Biden 6 Electoral Votes away from victory in cliffhanger

Joe Biden, via www.whitehouse.gov

Biden wins Wisconsin and Michigan; Pennsylvania, Georgia, North Carolina and Nevada too close to call.

Democrat Joe Biden is 6 Electoral Votes away from the presidency late Thursday, after networks called Michigan and Wisconsin in his favor. If the former vice president holds on to his lead in the western state of Nevada, he will have enough votes to defeat President Donald Trump.

While Trump, who had earlier declared victory of sorts after a cliffhanger of a presidential election Tuesday, has filed legal challenges in multiple states, Biden called for all the votes to be counted.

Addressing the media, the Democrat said on Wednesday afternoon: “After a long night of counting, it is clear we are winning in enough states to reach the 270 electoral votes needed to win the presidency. I am not here to declare that I have won. I am here to report that when the count is finished, I believe I will be the winner.”

By Wednesday evening, Fox News gave Biden 264 to Trump’s 214 of the 270 Electoral College votes needed to clinch the race.

Trump, who had trailed Biden in polls throughout the campaign won his adopted home state of Florida as also Ohio and Iowa to forge a narrow path to a second term.

Biden won the swing states of Arizona and Colorado, and hung on to Minnesota, a state Trump had wanted to flip.

READ: Trump, Biden locked in tight race to the White House (November 4, 2020)

On Wednesday, Associated Press called Wisconsin and Michigan. Pennsylvania, North Carolina and Georgia, which were leaning Republican, and Nevada, leaning Democratic, are too close to call as of 8 pm EST.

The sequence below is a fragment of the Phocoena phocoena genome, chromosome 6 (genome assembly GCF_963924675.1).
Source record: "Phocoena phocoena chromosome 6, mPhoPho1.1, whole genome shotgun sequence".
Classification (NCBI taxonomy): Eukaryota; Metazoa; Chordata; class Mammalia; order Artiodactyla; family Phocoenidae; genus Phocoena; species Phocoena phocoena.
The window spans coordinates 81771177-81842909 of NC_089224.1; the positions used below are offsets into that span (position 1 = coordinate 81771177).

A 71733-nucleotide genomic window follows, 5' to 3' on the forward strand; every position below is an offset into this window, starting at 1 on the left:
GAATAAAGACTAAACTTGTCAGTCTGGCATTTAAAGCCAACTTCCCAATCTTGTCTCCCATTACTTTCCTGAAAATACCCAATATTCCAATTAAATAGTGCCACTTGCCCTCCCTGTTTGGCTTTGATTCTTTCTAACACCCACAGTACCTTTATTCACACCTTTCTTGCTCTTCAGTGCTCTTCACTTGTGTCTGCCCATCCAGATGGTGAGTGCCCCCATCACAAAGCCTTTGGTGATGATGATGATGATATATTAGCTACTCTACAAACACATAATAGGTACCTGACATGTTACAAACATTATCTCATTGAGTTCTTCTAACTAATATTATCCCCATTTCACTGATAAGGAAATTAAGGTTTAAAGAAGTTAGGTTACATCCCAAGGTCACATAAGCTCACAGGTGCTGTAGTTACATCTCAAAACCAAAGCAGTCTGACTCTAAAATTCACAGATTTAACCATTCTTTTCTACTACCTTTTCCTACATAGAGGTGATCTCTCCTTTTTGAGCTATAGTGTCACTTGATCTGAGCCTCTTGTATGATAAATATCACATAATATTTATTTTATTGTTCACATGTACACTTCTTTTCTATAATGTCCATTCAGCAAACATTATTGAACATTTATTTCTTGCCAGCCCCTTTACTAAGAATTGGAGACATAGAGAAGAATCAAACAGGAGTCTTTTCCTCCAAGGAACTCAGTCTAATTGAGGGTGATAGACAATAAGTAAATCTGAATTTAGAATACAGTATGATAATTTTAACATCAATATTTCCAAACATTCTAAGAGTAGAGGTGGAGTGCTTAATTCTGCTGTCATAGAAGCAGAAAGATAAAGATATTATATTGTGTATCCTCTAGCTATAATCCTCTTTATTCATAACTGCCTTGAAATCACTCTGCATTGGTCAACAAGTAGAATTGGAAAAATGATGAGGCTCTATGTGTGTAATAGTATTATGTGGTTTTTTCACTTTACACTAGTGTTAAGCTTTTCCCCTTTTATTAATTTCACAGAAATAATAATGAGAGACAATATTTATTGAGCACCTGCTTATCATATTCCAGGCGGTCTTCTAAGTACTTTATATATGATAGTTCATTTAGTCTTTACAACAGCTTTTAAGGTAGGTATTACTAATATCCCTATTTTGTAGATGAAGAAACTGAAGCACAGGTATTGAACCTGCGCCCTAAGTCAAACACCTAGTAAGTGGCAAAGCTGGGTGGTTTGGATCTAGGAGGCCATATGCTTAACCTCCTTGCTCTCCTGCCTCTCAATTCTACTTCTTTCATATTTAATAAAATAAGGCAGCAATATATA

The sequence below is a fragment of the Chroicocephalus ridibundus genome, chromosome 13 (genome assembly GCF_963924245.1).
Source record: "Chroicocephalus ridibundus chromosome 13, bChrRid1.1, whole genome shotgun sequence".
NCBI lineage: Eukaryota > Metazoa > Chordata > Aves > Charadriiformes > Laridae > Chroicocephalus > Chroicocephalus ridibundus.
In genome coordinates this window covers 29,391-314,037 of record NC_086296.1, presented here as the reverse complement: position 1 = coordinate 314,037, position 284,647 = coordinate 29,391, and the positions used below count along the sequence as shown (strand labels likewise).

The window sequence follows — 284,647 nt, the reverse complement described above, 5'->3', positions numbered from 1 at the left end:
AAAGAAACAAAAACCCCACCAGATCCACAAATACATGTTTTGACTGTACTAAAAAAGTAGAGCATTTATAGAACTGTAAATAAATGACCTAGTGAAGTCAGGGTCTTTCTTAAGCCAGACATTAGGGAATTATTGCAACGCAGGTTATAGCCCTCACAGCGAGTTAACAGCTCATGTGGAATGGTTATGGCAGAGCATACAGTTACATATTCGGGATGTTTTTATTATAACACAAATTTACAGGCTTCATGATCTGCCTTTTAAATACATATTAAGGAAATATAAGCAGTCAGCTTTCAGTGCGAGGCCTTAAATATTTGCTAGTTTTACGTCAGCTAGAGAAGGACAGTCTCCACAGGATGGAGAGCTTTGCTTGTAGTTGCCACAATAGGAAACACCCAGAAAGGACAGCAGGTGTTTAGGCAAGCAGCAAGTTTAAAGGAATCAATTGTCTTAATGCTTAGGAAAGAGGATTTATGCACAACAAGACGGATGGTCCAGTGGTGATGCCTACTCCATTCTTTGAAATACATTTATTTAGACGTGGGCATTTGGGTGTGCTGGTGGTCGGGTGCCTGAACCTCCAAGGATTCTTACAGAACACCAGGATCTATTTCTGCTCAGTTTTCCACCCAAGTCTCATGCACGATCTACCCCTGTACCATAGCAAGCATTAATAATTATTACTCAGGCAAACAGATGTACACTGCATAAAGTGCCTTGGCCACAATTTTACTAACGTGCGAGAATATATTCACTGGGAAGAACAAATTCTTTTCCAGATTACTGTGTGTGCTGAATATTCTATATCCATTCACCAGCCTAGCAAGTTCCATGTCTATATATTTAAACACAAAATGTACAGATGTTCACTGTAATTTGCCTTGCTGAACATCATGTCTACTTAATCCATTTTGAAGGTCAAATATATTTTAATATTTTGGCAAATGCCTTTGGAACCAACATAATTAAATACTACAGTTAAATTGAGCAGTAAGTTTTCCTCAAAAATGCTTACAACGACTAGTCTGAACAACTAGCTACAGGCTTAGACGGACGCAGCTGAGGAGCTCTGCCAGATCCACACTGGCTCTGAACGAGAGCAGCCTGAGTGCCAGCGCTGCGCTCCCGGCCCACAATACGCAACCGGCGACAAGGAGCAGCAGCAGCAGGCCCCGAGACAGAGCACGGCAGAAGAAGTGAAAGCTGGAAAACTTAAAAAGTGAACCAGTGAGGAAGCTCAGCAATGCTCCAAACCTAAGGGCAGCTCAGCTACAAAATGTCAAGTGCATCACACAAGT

Early on Wednesday, Trump had accused Democrats of “trying to steal the election” and threatened to go to the Supreme Court to prevent further “voting.”

Asserting he will have a “big win,” Trump tweeted, “We are up big, but they are trying to steal the election. We will never let them do it. Votes cannot be cast after the polls are closed.”

With counting still incomplete, Trump threatened to go to the Supreme Court to stop “voting” alleging there was fraud apparently confusing it with counting.

“This is a fraud on the American public, this is an embarrassment to our country,” he told supporters at the White House late at night.

READ MORE: Road to the White House

“We’ll be going to the US Supreme Court. We want all voting to stop. We don’t want them to find any balance at four o’clock in the morning and add them to the list.”

“As far as I am concerned we already have won,” he said adding, “We were getting ready for a big celebration. We were winning everything. And all of a sudden it was just called off.”

In response to Trump’s earlier tweet about a “big win,” Biden tweeted, “It’s not my place or Donald Trump’s place to declare the winner of this election. It’s the voters’ place.”

Twitter labeled Trump’s statement as “some or all of the content shared in this Tweet is disputed and might be misleading about an election or other civic process”.

Biden, who with his Indian American running mate Kamala Harris had made his Wilmington, Delaware home as their election night hub, was the first to speak on Tuesday night. He told a drive-in rally of supporters honking horns, “We believe we’re on track to win this election.”

“I’m optimistic about this outcome,” he said but added “it ain’t over until every vote is counted, until every ballot is counted”.

On the back of his victories in a string of states, the former vice president spoke much more confidently on Wednesday evening.

An estimated 97.6 million of about 152 million registered voters had cast their ballots by Sunday, 62.1 million by post and 35.5 million early in-person, according to the US Elections Project.

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